North Coast NSW emus in dire need of a saviour
Plans to revive an endangered wild emu flock around the NSW Northern Rivers region will get a boost from an important genetic research project giving wildlife rescuers an evidence base for future breeding plans.
Less than 60 wild emus now remain around the region east of the 3500-kilometre Great Dividing Range, which has kept the population genetically isolated, mainly in the Yuraygir National Park, although they range widely.
“Emus are scattered across Australia, but our work explored the genetic interaction among emu populations in south-east Australia, including these coastal birds,” says Skye Davis, a Macquarie University PhD researcher leading the project.
The team found very low genetic variation among the Northern Rivers emu group, confirming suspicions that the group’s isolation from other emus over centuries means it now lacks the genetic diversity needed to adapt to ongoing environmental change.
“One way to rescue this population would be translocation, that is, introducing new individuals from other parts of its range to increase genetic diversity,” says Associate Professor Adam Stow who heads up Macquarie University’s Conservation Genetics Lab and is supervising the research.
The research shows that genetic replenishment isn’t happening naturally by migration, he adds.
Using DNA data for emu management plans
The important genetic data from this research will inform the design of management plans aimed at improving the long-term survival of the small Northern Rivers emu population, classified ‘endangered’ by the NSW government.
While emu sub-species extinctions happened after colonisation (in Tasmania, Kangaroo and King Islands), most Australian emus live in healthy-sized populations, preferring open grasslands and woodlands; and over a million emus living overseas include sizeable groups farmed for their oil, meat, leather and feathers in the US, Peru and China.
The Northern Rivers group’s endangered status won’t affect Australia’s national Common Emu (Dromaius novaehollandiae) population, of between 630,000 to 725,000 birds, assessed as ‘of least concern’ on the endangered species Red List produced by the International Union for Conservation of Nature and Natural Resources (IUCN).
“We analysed thousands of DNA markers from emu feathers and tissue samples, and found that the Northern Rivers group is genetically distinct from other groups in the species,” says Davis.
The Northern Rivers has likely hosted emu populations for thousands of years, but before colonisation they could move around far more freely.
Isolating the problem
“Our forecasts predict that without intervention, genetic variation will continue to decline resulting in further inbreeding, inbreeding depression, and even lower genetic variation,” Davis says.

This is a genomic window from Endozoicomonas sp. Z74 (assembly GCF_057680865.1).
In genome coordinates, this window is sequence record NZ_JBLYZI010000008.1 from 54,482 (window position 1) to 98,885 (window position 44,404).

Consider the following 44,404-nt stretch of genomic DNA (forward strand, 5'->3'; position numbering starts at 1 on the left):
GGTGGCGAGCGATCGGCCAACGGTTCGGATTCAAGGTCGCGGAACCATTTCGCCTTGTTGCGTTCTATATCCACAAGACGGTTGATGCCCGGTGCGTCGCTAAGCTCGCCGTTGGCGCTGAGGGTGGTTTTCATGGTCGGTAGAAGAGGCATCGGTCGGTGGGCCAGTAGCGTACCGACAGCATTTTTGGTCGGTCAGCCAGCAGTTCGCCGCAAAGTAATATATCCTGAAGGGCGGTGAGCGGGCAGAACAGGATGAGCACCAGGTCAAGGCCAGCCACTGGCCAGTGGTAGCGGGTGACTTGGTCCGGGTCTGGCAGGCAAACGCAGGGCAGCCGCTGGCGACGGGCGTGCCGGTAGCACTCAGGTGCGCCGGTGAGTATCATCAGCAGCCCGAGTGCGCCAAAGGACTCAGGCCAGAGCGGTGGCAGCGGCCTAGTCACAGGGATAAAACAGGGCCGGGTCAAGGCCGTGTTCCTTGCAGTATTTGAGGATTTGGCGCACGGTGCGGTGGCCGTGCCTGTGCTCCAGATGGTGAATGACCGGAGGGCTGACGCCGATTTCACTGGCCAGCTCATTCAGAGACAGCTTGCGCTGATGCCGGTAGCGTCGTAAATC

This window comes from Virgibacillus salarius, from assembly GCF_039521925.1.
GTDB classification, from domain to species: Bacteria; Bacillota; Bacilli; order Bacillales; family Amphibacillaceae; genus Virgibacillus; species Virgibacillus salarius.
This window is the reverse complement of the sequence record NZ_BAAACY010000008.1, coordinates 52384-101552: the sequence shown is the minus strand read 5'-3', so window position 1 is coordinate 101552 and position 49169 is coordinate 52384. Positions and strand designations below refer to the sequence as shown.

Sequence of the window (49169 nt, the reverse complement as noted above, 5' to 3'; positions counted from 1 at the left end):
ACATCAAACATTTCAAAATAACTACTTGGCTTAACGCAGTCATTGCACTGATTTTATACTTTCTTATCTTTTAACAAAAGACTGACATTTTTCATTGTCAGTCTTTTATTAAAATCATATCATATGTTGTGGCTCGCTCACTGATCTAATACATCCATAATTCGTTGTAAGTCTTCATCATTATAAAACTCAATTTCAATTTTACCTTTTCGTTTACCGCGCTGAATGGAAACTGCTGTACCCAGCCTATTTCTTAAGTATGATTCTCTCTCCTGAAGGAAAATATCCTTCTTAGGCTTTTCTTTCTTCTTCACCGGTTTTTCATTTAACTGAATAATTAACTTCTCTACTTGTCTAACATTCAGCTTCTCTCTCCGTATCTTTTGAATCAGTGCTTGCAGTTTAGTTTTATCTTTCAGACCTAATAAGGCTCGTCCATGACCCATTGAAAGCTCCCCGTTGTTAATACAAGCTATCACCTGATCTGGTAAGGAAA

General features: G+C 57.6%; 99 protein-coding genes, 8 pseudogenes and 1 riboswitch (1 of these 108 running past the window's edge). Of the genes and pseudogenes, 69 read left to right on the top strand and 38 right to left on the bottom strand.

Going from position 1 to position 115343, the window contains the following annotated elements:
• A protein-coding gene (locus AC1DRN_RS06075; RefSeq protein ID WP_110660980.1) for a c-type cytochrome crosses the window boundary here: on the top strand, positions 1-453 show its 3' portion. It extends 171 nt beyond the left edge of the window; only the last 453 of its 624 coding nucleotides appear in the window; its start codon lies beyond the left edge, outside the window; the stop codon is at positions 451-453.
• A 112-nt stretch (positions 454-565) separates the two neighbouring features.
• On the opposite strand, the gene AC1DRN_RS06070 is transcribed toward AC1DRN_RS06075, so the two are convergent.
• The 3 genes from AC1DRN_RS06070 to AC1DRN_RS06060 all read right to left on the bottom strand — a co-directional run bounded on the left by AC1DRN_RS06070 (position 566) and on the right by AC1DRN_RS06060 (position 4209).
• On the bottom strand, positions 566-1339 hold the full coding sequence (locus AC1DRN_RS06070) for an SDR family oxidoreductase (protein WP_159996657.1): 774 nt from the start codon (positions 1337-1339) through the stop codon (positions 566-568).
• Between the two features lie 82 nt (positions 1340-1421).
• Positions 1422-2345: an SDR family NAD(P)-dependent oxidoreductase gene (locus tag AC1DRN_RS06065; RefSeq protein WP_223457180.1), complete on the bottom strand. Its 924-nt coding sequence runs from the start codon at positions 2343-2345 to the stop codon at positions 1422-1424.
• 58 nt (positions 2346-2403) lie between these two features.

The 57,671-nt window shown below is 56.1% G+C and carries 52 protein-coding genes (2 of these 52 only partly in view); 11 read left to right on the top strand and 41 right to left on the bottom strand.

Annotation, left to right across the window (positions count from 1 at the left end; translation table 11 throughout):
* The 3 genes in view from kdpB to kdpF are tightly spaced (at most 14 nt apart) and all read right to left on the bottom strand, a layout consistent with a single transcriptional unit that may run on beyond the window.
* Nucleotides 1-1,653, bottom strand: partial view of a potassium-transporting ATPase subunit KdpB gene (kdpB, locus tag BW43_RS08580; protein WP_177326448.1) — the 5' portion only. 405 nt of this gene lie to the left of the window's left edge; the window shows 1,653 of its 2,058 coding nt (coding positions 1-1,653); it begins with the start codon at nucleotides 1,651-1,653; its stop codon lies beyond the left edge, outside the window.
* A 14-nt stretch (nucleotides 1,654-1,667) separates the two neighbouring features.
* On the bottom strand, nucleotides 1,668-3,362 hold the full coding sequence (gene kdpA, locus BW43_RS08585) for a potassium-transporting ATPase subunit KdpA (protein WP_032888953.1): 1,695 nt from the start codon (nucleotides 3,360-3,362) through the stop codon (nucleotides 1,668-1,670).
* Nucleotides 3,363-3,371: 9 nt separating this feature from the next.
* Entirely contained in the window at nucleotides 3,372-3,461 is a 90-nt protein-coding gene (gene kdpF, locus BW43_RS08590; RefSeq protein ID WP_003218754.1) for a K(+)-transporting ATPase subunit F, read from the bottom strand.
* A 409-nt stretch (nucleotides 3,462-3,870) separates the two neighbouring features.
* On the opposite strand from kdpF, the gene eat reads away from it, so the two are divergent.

Genetic isolation may have been worsened by changed land use and fire regimes in the area since colonial settlement, further isolating this group of emus from other populations via safe wildlife corridors.
Stow has seen the decline of the Northern Rivers emu flock in person.
“As a kid hanging around in Yuraygir National Park in the early to mid 80’s, I remember the emus were quite abundant,” he says, adding that the emus were even known to go swimming in the ocean, where they would occasionally flee to escape wild dogs.
Apart from dog attacks, and predation of eggs and chicks by foxes and feral pigs, the small group is also at risk from vehicles and habitat loss, so management plans may also include captive breeding – which comes with additional problems.
“We need to make sure the emus don’t become too accustomed to humans and that their natural behaviours are maintained,” says Davis.
Australia’s iconic emu (named ngurihny by the Northern Rivers Bundjalung people) appears on Australia’s national coat of arms, in many important Indigenous stories and practices, and in more than 600 Australian place names.
Emus are highly adaptable flightless birds that are fast (clocked at up to 50 kilometres per hour), can travel great distances and survive on little food and water in a wide range of temperatures and habitats.
The notorious Emu Wars of 1932 saw the Australian army suffer a humiliating defeat when called in by grain farmers in Western Australia to deter thousands of crop-ravaging emus; despite tanks armed with two Lewis guns and 10,000 rounds of ammunition, the embattled emus ran in crazy circles and escaped, with just a few dozen killed.
Major Meredith, head of the unfortunate Seventh Heavy Battery of the Royal Australian Artillery tasked with the 1932 emu eradication, wrote at the time: “If we had a military division with the bullet-carrying capacity of these birds, it would face any army in the world… They can face machine guns with the invulnerability of tanks.”
Skye Davis says that while emus are incredibly resilient animals, genetic diversity is critical for survival, and the low numbers of the Northern Rivers flock could mean its demise.
“Rescuing this sub-species of emus has become an urgent conservation issue, and this research supports the next stage, of carefully introducing emus from other populations,” she says.
This article was first published on lighthouse.mq.edu.au, Macquarie University’s multi-media publishing platform.